According to experts, developing countries blame high-income nations for their migration problems. They argue that developed countries which have caused most of the emissions driving climate change, should compensate those countries that have not burned as much carbon and yet are victims of this global problem.

“These ecological justice issues will no doubt take time to sort through. But in the main time countries should accelerate and harness agriculture for food, health, employment to bring dramatic changes in the fight against poverty and climate change in many countries especially in Africa,” says Adama Ekberg Coulibaly of ECA Ethiopia.

 The world needs to take collective action to mitigate and slow down climate change. But for this to happen there is need for a significant change in the way people and societies, in both industrialized and developing nations, lead their lives, the experts said.

 In the context of migration, nations were urged to focus on the rights and lives of the migrants rather than on restricting movement as they implement actions to solve the problem.

“Migration will always occur whether it is legal or not. After all, people may very well have no other choice but to leave their homes. But projects that focuses on improving the rights and lives of the communities will bring significant change to the problems,” says Ibrahim Ceesay of the African Youth Initiative on Climate Change in The Gambia.

 The CCDA-VI forum according to organizers, is geared at understand the implementation implications, nuances, challenges and opportunities of the Paris Agreement for Africa in the context of the continent’s development priorities.

The forum accordingly is tailored to facilitate science-policy dialogue and provide a marketplace for innovative solutions that integrates climate change into development processes.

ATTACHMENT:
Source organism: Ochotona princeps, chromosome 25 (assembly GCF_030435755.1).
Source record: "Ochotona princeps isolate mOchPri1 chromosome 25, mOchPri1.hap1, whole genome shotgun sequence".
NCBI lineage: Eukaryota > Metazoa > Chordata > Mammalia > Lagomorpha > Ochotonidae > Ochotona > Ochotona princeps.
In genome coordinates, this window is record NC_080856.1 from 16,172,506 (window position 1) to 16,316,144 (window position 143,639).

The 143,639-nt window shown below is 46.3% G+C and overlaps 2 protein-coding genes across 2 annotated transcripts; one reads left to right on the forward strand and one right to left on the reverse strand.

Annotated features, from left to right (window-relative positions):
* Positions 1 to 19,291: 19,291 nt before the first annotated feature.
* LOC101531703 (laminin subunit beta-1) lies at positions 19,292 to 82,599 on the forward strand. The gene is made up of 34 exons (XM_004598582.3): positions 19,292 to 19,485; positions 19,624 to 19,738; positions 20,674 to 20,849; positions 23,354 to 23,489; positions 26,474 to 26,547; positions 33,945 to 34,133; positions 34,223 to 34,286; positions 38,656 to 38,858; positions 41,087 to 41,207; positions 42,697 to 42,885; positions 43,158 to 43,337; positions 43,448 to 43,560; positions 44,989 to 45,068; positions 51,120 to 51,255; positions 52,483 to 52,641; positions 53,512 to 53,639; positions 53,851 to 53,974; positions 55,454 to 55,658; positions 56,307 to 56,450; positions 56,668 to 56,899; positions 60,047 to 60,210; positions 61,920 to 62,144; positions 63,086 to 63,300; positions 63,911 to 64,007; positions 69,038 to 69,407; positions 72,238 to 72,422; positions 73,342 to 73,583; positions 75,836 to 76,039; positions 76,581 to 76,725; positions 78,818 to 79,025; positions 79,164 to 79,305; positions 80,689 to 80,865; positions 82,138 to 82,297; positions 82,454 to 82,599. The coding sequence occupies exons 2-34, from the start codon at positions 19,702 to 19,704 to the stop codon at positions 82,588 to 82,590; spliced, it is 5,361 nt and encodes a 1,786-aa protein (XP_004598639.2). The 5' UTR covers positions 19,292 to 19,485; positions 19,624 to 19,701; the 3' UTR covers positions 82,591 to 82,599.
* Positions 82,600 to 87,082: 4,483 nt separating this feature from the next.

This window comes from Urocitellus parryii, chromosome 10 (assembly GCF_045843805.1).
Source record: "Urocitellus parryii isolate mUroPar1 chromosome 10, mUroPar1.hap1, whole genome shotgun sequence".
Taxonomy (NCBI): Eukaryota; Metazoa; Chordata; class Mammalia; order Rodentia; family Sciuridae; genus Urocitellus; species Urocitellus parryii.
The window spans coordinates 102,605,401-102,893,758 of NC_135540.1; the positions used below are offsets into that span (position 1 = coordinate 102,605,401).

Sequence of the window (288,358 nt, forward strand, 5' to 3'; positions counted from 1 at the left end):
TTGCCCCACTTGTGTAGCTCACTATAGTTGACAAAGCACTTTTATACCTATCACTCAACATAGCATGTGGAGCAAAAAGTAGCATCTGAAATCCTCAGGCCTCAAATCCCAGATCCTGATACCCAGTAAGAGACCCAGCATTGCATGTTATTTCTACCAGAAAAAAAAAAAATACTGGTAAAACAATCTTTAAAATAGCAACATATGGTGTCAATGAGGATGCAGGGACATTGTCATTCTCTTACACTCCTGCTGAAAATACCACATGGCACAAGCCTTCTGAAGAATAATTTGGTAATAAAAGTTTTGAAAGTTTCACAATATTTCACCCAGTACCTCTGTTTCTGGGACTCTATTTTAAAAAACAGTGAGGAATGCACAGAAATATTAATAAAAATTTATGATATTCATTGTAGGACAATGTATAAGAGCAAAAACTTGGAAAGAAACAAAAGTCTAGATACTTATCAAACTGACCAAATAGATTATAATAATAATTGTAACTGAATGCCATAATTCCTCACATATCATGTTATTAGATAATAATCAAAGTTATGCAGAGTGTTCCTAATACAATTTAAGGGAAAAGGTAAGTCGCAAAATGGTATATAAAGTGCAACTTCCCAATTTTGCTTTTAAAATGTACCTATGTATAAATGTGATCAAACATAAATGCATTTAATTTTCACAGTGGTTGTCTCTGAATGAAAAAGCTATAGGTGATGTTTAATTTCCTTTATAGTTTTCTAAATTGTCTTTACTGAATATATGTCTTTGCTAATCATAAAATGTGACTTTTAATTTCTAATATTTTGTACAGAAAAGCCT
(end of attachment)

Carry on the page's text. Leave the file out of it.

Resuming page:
“It is important to engage and embrace the Paris Climate Agreement within the framework of Africa’s development aspirations as underscored in Agenda 2063 that embodies the vision of the ‘Africa we want’ and Agenda 2030 on Sustainable Development that set global targets with a vision of ‘leaving no one behind,’ noted a 17 October 2016 press release from the United Nations Economic Commission for Africa, UNECA.

ADDIS ABABA, Ethiopia (PAMACC News) - “The Paris Agreement is somewhat weak in terms of how African countries will attract the required investments to deal with the challenges of climate change…,”says James Murombedzi, Officer in Charge of the Africa Climate Policy Centre of the United Nations economic Commission for Africa (UNECA).

While heralded as a landmark global deal on climate change, there remains a feeling of impotence from the Africa group on certain nuances of the Agreement and its implications to the continent’s development agenda.

However, signing and ratifying the Agreement is not optional for Parties as it was universally agreed by the then 196 members to the United Nations Framework Convention on Climate Change—UNFCCC, in Paris last year.

This therefore implies that whatever issues Africa has with the Agreement and its implications, would have to be dealt with at the negotiating table, and this is the point at which the Young African Lawyers (YAL) Programme becomes crucial.

Established under the ClimDev-Africa Programme, YAL has the overarching goal of strengthening Africa’s negotiating position and ensuring Africa gets the best at the UNFCCC processes.
“Signing and ratifying the Agreement is not optional for us as Africa,” says Natasha Banda, a young Legal Practitioner from Zambia, one of the mentees under the programme.